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Suspension Setup Guide

PROVIDED BY OTOCROSS EAR Com SMOOTHING OUT YOUR RIDE PROPER SUSPENSION setup can mean the difference between a safe, comfortable ride and a tiring, unpredictable one. But tuning is not a one-size-fits-all proposition. A RIDER'S WEIGHT and ride preference can affect how a bike responds, especially on jumps. Terrain is another important factor to consider. No one setting is right for all conditions. USE THE TIPS BELOW to set your bike's suspension, but remem- ber to make only small changes, one-at-a- time, to find settings that best fit rider and track. FIRST THINGS FIRST BEFORE ADJUSTING THE FRONT OR REAR SUSPENSION, IT'S IMPORTANT TO SET THE BIKE'S SAG, OR RIDE HEIGHT. TWO COMMON PROBLEMS: TOO HIGH IN BACK, TOO HIGH IN FRONT, TOO LOW IN FRONTI ITOO LOW IN BACK TOO HIGH TOO LOW TOO HIGH TOO LOW Bike's stability is compromised, especially at higher speeds Bike's front end may have trouble absorbing big bumps. FREE SAG RIDER SAG Free sag is the distance the suspension compresses when under weight of just the bike). This should be between 20-35mm. Rider sag is with the rider on the bike and it should be between 100-105mm. LESS THAN 20 mm AND YOU SHOULD MORE THAN 35 mm AND YOU SHOULD GET A STIFFER SPRING. GET A SOFTER SPRING. FRONT FORKS COMPRESSION ADJUSTER Controls the downward, or compressed, action of the shock. FRONT FORK COMPRESSION ADJUSTER CONTROLS By setting the compression adjuster to "S" (soft) or “H" (hard) the rider can control stiffness in the front shocks. A softer setting can help with traction, but go too soft and you risk bottoming over a bump or losing traction if the wheel unweights. A harder setting resists bottoming on big or harsh bumps but can lose traction at some levels. Losing traction SPRING: The spring may be changed for a stiffer or softer spring depending on rider weight. OIL LEVEL: Oil level can be adjusted to increase bottoming resistance. More oil equals more bottoming resistance due to reducing the amount of air in the shock, VALVE: Limits oil flow during compression (more oil = a harder ride) | TEN S-H REBOUND ADJUSTER: Controls how quickly the shock returns to its normal position after compression FRONT REBOUND ADJUSTER CONTROLS TEN S--H |TEN S--H Set the rebound adjuster Set it to "soft" to increase the rebound to "hard" to slow the speed, which is better for smaller, rougher bumps. rebound, which is best for rolling terrain and bumps. REAR SHOCKSI COMPRESSION ADJUSTER: Includes high- and low-speed settings, which refer to the speed at which the suspension compresses (not bike speed) COMP SH HIGH SPEED LOW SPEED COMP COMP COMP SH LOW SPEED For big jumps, a harder setting (clockwise) is preferred for safer landings with more HIGH SPEED COMPRESSION ADJUSTER: COMPRESSION ADJUSTER: Set the compression adjuster to a softer setting (counter- clockwise) to smooth Use the high-speed setting to adjust compression for harsher bumps and low-speed for everything else. resistance to bottoming. out the ride on a rough surface. REBOUND ADJUSTER In the counter-clockwise position the shocks rebound faster, which helps the rider maintain traction when riding over terrain with bumps that are close together. TEN A slower rebound (clockwise) is better for rolling terrain. TEN ΔΙΜΡΟRTANT! NEVER SET YOUR SHOCKS ALL THE WAY TO EITHER EXTREME (HARD OR SOFT) AS THIS CAN BE DANGEROUS AND IS BAD FOR THE SHOCKS. REMEMBER: YOU ARE AIMING FOR A COMFORTABLE MIDDLE GROUND BETWEEN HARD AND SOFT THAT WILL PROVIDE THE BEST TRACTION AND CONTROL FOR THE TERRAIN. SOURCES: Dirt Bike Tips and Pics, Transworld Motocross, 4Strokes.com PROVIDED BY OTOCROSS EAR Com SMOOTHING OUT YOUR RIDE PROPER SUSPENSION setup can mean the difference between a safe, comfortable ride and a tiring, unpredictable one. But tuning is not a one-size-fits-all proposition. A RIDER'S WEIGHT and ride preference can affect how a bike responds, especially on jumps. Terrain is another important factor to consider. No one setting is right for all conditions. USE THE TIPS BELOW to set your bike's suspension, but remem- ber to make only small changes, one-at-a- time, to find settings that best fit rider and track. FIRST THINGS FIRST BEFORE ADJUSTING THE FRONT OR REAR SUSPENSION, IT'S IMPORTANT TO SET THE BIKE'S SAG, OR RIDE HEIGHT. TWO COMMON PROBLEMS: TOO HIGH IN BACK, TOO HIGH IN FRONT, TOO LOW IN FRONTI ITOO LOW IN BACK TOO HIGH TOO LOW TOO HIGH TOO LOW Bike's stability is compromised, especially at higher speeds Bike's front end may have trouble absorbing big bumps. FREE SAG RIDER SAG Free sag is the distance the suspension compresses when under weight of just the bike). This should be between 20-35mm. Rider sag is with the rider on the bike and it should be between 100-105mm. LESS THAN 20 mm AND YOU SHOULD MORE THAN 35 mm AND YOU SHOULD GET A STIFFER SPRING. GET A SOFTER SPRING. FRONT FORKS COMPRESSION ADJUSTER Controls the downward, or compressed, action of the shock. FRONT FORK COMPRESSION ADJUSTER CONTROLS By setting the compression adjuster to "S" (soft) or “H" (hard) the rider can control stiffness in the front shocks. A softer setting can help with traction, but go too soft and you risk bottoming over a bump or losing traction if the wheel unweights. A harder setting resists bottoming on big or harsh bumps but can lose traction at some levels. Losing traction SPRING: The spring may be changed for a stiffer or softer spring depending on rider weight. OIL LEVEL: Oil level can be adjusted to increase bottoming resistance. More oil equals more bottoming resistance due to reducing the amount of air in the shock, VALVE: Limits oil flow during compression (more oil = a harder ride) | TEN S-H REBOUND ADJUSTER: Controls how quickly the shock returns to its normal position after compression FRONT REBOUND ADJUSTER CONTROLS TEN S--H |TEN S--H Set the rebound adjuster Set it to "soft" to increase the rebound to "hard" to slow the speed, which is better for smaller, rougher bumps. rebound, which is best for rolling terrain and bumps. REAR SHOCKSI COMPRESSION ADJUSTER: Includes high- and low-speed settings, which refer to the speed at which the suspension compresses (not bike speed) COMP SH HIGH SPEED LOW SPEED COMP COMP COMP SH LOW SPEED For big jumps, a harder setting (clockwise) is preferred for safer landings with more HIGH SPEED COMPRESSION ADJUSTER: COMPRESSION ADJUSTER: Set the compression adjuster to a softer setting (counter- clockwise) to smooth Use the high-speed setting to adjust compression for harsher bumps and low-speed for everything else. resistance to bottoming. out the ride on a rough surface. REBOUND ADJUSTER In the counter-clockwise position the shocks rebound faster, which helps the rider maintain traction when riding over terrain with bumps that are close together. TEN A slower rebound (clockwise) is better for rolling terrain. TEN ΔΙΜΡΟRTANT! NEVER SET YOUR SHOCKS ALL THE WAY TO EITHER EXTREME (HARD OR SOFT) AS THIS CAN BE DANGEROUS AND IS BAD FOR THE SHOCKS. REMEMBER: YOU ARE AIMING FOR A COMFORTABLE MIDDLE GROUND BETWEEN HARD AND SOFT THAT WILL PROVIDE THE BEST TRACTION AND CONTROL FOR THE TERRAIN. SOURCES: Dirt Bike Tips and Pics, Transworld Motocross, 4Strokes.com PROVIDED BY OTOCROSS EAR Com SMOOTHING OUT YOUR RIDE PROPER SUSPENSION setup can mean the difference between a safe, comfortable ride and a tiring, unpredictable one. But tuning is not a one-size-fits-all proposition. A RIDER'S WEIGHT and ride preference can affect how a bike responds, especially on jumps. Terrain is another important factor to consider. No one setting is right for all conditions. USE THE TIPS BELOW to set your bike's suspension, but remem- ber to make only small changes, one-at-a- time, to find settings that best fit rider and track. FIRST THINGS FIRST BEFORE ADJUSTING THE FRONT OR REAR SUSPENSION, IT'S IMPORTANT TO SET THE BIKE'S SAG, OR RIDE HEIGHT. TWO COMMON PROBLEMS: TOO HIGH IN BACK, TOO HIGH IN FRONT, TOO LOW IN FRONTI ITOO LOW IN BACK TOO HIGH TOO LOW TOO HIGH TOO LOW Bike's stability is compromised, especially at higher speeds Bike's front end may have trouble absorbing big bumps. FREE SAG RIDER SAG Free sag is the distance the suspension compresses when under weight of just the bike). This should be between 20-35mm. Rider sag is with the rider on the bike and it should be between 100-105mm. LESS THAN 20 mm AND YOU SHOULD MORE THAN 35 mm AND YOU SHOULD GET A STIFFER SPRING. GET A SOFTER SPRING. FRONT FORKS COMPRESSION ADJUSTER Controls the downward, or compressed, action of the shock. FRONT FORK COMPRESSION ADJUSTER CONTROLS By setting the compression adjuster to "S" (soft) or “H" (hard) the rider can control stiffness in the front shocks. A softer setting can help with traction, but go too soft and you risk bottoming over a bump or losing traction if the wheel unweights. A harder setting resists bottoming on big or harsh bumps but can lose traction at some levels. Losing traction SPRING: The spring may be changed for a stiffer or softer spring depending on rider weight. OIL LEVEL: Oil level can be adjusted to increase bottoming resistance. More oil equals more bottoming resistance due to reducing the amount of air in the shock, VALVE: Limits oil flow during compression (more oil = a harder ride) | TEN S-H REBOUND ADJUSTER: Controls how quickly the shock returns to its normal position after compression FRONT REBOUND ADJUSTER CONTROLS TEN S--H |TEN S--H Set the rebound adjuster Set it to "soft" to increase the rebound to "hard" to slow the speed, which is better for smaller, rougher bumps. rebound, which is best for rolling terrain and bumps. REAR SHOCKSI COMPRESSION ADJUSTER: Includes high- and low-speed settings, which refer to the speed at which the suspension compresses (not bike speed) COMP SH HIGH SPEED LOW SPEED COMP COMP COMP SH LOW SPEED For big jumps, a harder setting (clockwise) is preferred for safer landings with more HIGH SPEED COMPRESSION ADJUSTER: COMPRESSION ADJUSTER: Set the compression adjuster to a softer setting (counter- clockwise) to smooth Use the high-speed setting to adjust compression for harsher bumps and low-speed for everything else. resistance to bottoming. out the ride on a rough surface. REBOUND ADJUSTER In the counter-clockwise position the shocks rebound faster, which helps the rider maintain traction when riding over terrain with bumps that are close together. TEN A slower rebound (clockwise) is better for rolling terrain. TEN ΔΙΜΡΟRTANT! NEVER SET YOUR SHOCKS ALL THE WAY TO EITHER EXTREME (HARD OR SOFT) AS THIS CAN BE DANGEROUS AND IS BAD FOR THE SHOCKS. REMEMBER: YOU ARE AIMING FOR A COMFORTABLE MIDDLE GROUND BETWEEN HARD AND SOFT THAT WILL PROVIDE THE BEST TRACTION AND CONTROL FOR THE TERRAIN. SOURCES: Dirt Bike Tips and Pics, Transworld Motocross, 4Strokes.com PROVIDED BY OTOCROSS EAR Com SMOOTHING OUT YOUR RIDE PROPER SUSPENSION setup can mean the difference between a safe, comfortable ride and a tiring, unpredictable one. But tuning is not a one-size-fits-all proposition. A RIDER'S WEIGHT and ride preference can affect how a bike responds, especially on jumps. Terrain is another important factor to consider. No one setting is right for all conditions. USE THE TIPS BELOW to set your bike's suspension, but remem- ber to make only small changes, one-at-a- time, to find settings that best fit rider and track. FIRST THINGS FIRST BEFORE ADJUSTING THE FRONT OR REAR SUSPENSION, IT'S IMPORTANT TO SET THE BIKE'S SAG, OR RIDE HEIGHT. TWO COMMON PROBLEMS: TOO HIGH IN BACK, TOO HIGH IN FRONT, TOO LOW IN FRONTI ITOO LOW IN BACK TOO HIGH TOO LOW TOO HIGH TOO LOW Bike's stability is compromised, especially at higher speeds Bike's front end may have trouble absorbing big bumps. FREE SAG RIDER SAG Free sag is the distance the suspension compresses when under weight of just the bike). This should be between 20-35mm. Rider sag is with the rider on the bike and it should be between 100-105mm. LESS THAN 20 mm AND YOU SHOULD MORE THAN 35 mm AND YOU SHOULD GET A STIFFER SPRING. GET A SOFTER SPRING. FRONT FORKS COMPRESSION ADJUSTER Controls the downward, or compressed, action of the shock. FRONT FORK COMPRESSION ADJUSTER CONTROLS By setting the compression adjuster to "S" (soft) or “H" (hard) the rider can control stiffness in the front shocks. A softer setting can help with traction, but go too soft and you risk bottoming over a bump or losing traction if the wheel unweights. A harder setting resists bottoming on big or harsh bumps but can lose traction at some levels. Losing traction SPRING: The spring may be changed for a stiffer or softer spring depending on rider weight. OIL LEVEL: Oil level can be adjusted to increase bottoming resistance. More oil equals more bottoming resistance due to reducing the amount of air in the shock, VALVE: Limits oil flow during compression (more oil = a harder ride) | TEN S-H REBOUND ADJUSTER: Controls how quickly the shock returns to its normal position after compression FRONT REBOUND ADJUSTER CONTROLS TEN S--H |TEN S--H Set the rebound adjuster Set it to "soft" to increase the rebound to "hard" to slow the speed, which is better for smaller, rougher bumps. rebound, which is best for rolling terrain and bumps. REAR SHOCKSI COMPRESSION ADJUSTER: Includes high- and low-speed settings, which refer to the speed at which the suspension compresses (not bike speed) COMP SH HIGH SPEED LOW SPEED COMP COMP COMP SH LOW SPEED For big jumps, a harder setting (clockwise) is preferred for safer landings with more HIGH SPEED COMPRESSION ADJUSTER: COMPRESSION ADJUSTER: Set the compression adjuster to a softer setting (counter- clockwise) to smooth Use the high-speed setting to adjust compression for harsher bumps and low-speed for everything else. resistance to bottoming. out the ride on a rough surface. REBOUND ADJUSTER In the counter-clockwise position the shocks rebound faster, which helps the rider maintain traction when riding over terrain with bumps that are close together. TEN A slower rebound (clockwise) is better for rolling terrain. TEN ΔΙΜΡΟRTANT! NEVER SET YOUR SHOCKS ALL THE WAY TO EITHER EXTREME (HARD OR SOFT) AS THIS CAN BE DANGEROUS AND IS BAD FOR THE SHOCKS. REMEMBER: YOU ARE AIMING FOR A COMFORTABLE MIDDLE GROUND BETWEEN HARD AND SOFT THAT WILL PROVIDE THE BEST TRACTION AND CONTROL FOR THE TERRAIN. SOURCES: Dirt Bike Tips and Pics, Transworld Motocross, 4Strokes.com PROVIDED BY OTOCROSS EAR Com SMOOTHING OUT YOUR RIDE PROPER SUSPENSION setup can mean the difference between a safe, comfortable ride and a tiring, unpredictable one. But tuning is not a one-size-fits-all proposition. A RIDER'S WEIGHT and ride preference can affect how a bike responds, especially on jumps. Terrain is another important factor to consider. No one setting is right for all conditions. USE THE TIPS BELOW to set your bike's suspension, but remem- ber to make only small changes, one-at-a- time, to find settings that best fit rider and track. FIRST THINGS FIRST BEFORE ADJUSTING THE FRONT OR REAR SUSPENSION, IT'S IMPORTANT TO SET THE BIKE'S SAG, OR RIDE HEIGHT. TWO COMMON PROBLEMS: TOO HIGH IN BACK, TOO HIGH IN FRONT, TOO LOW IN FRONTI ITOO LOW IN BACK TOO HIGH TOO LOW TOO HIGH TOO LOW Bike's stability is compromised, especially at higher speeds Bike's front end may have trouble absorbing big bumps. FREE SAG RIDER SAG Free sag is the distance the suspension compresses when under weight of just the bike). This should be between 20-35mm. Rider sag is with the rider on the bike and it should be between 100-105mm. LESS THAN 20 mm AND YOU SHOULD MORE THAN 35 mm AND YOU SHOULD GET A STIFFER SPRING. GET A SOFTER SPRING. FRONT FORKS COMPRESSION ADJUSTER Controls the downward, or compressed, action of the shock. FRONT FORK COMPRESSION ADJUSTER CONTROLS By setting the compression adjuster to "S" (soft) or “H" (hard) the rider can control stiffness in the front shocks. A softer setting can help with traction, but go too soft and you risk bottoming over a bump or losing traction if the wheel unweights. A harder setting resists bottoming on big or harsh bumps but can lose traction at some levels. Losing traction SPRING: The spring may be changed for a stiffer or softer spring depending on rider weight. OIL LEVEL: Oil level can be adjusted to increase bottoming resistance. More oil equals more bottoming resistance due to reducing the amount of air in the shock, VALVE: Limits oil flow during compression (more oil = a harder ride) | TEN S-H REBOUND ADJUSTER: Controls how quickly the shock returns to its normal position after compression FRONT REBOUND ADJUSTER CONTROLS TEN S--H |TEN S--H Set the rebound adjuster Set it to "soft" to increase the rebound to "hard" to slow the speed, which is better for smaller, rougher bumps. rebound, which is best for rolling terrain and bumps. REAR SHOCKSI COMPRESSION ADJUSTER: Includes high- and low-speed settings, which refer to the speed at which the suspension compresses (not bike speed) COMP SH HIGH SPEED LOW SPEED COMP COMP COMP SH LOW SPEED For big jumps, a harder setting (clockwise) is preferred for safer landings with more HIGH SPEED COMPRESSION ADJUSTER: COMPRESSION ADJUSTER: Set the compression adjuster to a softer setting (counter- clockwise) to smooth Use the high-speed setting to adjust compression for harsher bumps and low-speed for everything else. resistance to bottoming. out the ride on a rough surface. REBOUND ADJUSTER In the counter-clockwise position the shocks rebound faster, which helps the rider maintain traction when riding over terrain with bumps that are close together. TEN A slower rebound (clockwise) is better for rolling terrain. TEN ΔΙΜΡΟRTANT! NEVER SET YOUR SHOCKS ALL THE WAY TO EITHER EXTREME (HARD OR SOFT) AS THIS CAN BE DANGEROUS AND IS BAD FOR THE SHOCKS. REMEMBER: YOU ARE AIMING FOR A COMFORTABLE MIDDLE GROUND BETWEEN HARD AND SOFT THAT WILL PROVIDE THE BEST TRACTION AND CONTROL FOR THE TERRAIN. SOURCES: Dirt Bike Tips and Pics, Transworld Motocross, 4Strokes.com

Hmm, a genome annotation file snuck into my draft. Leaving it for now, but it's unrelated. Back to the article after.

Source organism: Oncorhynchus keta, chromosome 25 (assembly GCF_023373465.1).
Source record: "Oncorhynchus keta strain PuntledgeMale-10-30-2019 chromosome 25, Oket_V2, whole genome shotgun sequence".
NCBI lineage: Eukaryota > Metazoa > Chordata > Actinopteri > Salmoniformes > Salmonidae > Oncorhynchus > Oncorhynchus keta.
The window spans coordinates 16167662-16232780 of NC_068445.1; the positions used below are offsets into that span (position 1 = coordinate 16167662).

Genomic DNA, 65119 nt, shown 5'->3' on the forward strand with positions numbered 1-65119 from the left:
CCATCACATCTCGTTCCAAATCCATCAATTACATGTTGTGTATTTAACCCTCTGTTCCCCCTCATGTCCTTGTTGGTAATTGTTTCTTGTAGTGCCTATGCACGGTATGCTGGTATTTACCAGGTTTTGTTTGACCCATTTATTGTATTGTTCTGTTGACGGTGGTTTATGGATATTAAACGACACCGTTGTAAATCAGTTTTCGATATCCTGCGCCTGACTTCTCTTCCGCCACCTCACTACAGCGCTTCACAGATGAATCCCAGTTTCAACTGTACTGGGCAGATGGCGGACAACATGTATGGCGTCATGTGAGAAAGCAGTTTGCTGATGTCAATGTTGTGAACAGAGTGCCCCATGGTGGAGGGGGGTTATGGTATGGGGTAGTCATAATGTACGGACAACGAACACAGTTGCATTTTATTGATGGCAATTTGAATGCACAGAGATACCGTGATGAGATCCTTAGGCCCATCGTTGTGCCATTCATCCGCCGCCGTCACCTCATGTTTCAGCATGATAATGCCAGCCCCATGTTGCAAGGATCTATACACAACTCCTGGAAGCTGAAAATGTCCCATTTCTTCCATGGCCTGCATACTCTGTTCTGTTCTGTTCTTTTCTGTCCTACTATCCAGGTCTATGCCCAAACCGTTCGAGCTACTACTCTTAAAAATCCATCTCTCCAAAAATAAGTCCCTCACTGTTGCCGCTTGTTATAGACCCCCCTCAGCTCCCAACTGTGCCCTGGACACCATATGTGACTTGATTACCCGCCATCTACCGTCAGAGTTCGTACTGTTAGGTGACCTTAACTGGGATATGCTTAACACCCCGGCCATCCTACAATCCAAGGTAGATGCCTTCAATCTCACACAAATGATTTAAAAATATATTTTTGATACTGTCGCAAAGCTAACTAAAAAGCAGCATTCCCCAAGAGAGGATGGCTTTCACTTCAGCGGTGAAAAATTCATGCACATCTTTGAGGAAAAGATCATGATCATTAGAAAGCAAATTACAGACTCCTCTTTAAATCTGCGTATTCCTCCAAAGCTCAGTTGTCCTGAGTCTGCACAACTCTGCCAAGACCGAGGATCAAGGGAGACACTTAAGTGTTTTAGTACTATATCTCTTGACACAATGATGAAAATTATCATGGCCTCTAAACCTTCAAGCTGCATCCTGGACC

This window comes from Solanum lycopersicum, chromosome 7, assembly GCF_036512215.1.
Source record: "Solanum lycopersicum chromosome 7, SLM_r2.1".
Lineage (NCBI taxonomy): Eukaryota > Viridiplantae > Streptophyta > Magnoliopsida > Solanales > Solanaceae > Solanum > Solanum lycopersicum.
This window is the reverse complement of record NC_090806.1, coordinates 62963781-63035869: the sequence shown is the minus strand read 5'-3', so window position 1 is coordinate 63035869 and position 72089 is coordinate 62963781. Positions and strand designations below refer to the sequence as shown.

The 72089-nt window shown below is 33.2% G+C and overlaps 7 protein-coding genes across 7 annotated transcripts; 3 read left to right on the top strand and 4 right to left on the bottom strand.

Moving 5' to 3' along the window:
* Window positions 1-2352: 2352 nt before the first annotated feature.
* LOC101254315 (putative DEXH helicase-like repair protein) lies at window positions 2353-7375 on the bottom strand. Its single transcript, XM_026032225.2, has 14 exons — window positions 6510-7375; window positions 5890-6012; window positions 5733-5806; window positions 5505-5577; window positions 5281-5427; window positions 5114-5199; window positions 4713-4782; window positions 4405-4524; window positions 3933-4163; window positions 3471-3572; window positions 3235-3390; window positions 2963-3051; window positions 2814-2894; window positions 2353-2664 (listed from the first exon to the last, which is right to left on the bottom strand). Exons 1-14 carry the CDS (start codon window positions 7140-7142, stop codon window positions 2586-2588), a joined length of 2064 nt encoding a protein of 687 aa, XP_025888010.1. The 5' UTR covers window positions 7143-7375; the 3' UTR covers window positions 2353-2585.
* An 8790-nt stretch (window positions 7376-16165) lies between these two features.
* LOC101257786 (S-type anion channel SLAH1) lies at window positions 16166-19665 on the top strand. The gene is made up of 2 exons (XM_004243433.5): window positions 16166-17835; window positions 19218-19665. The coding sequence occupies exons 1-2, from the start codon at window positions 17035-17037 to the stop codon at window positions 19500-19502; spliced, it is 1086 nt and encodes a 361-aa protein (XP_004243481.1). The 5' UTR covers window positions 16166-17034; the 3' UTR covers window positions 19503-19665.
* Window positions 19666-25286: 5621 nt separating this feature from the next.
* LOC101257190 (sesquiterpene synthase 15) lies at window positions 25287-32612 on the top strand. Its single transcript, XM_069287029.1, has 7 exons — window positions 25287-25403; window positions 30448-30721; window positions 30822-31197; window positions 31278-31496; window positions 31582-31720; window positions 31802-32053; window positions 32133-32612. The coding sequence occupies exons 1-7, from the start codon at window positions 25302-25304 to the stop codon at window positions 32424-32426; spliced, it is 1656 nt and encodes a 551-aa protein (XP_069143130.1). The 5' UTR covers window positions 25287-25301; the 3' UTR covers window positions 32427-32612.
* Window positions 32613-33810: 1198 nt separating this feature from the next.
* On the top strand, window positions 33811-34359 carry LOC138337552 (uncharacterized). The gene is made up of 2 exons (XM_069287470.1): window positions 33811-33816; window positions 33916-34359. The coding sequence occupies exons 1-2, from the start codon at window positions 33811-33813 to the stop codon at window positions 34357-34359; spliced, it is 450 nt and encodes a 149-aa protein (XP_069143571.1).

Suspension Setup Guide

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PROPER SUSPENSION setup can mean the difference between a safe, comfortable ride and a tiring, unpredictable one. But tuning is not a one-size-fits-all proposition.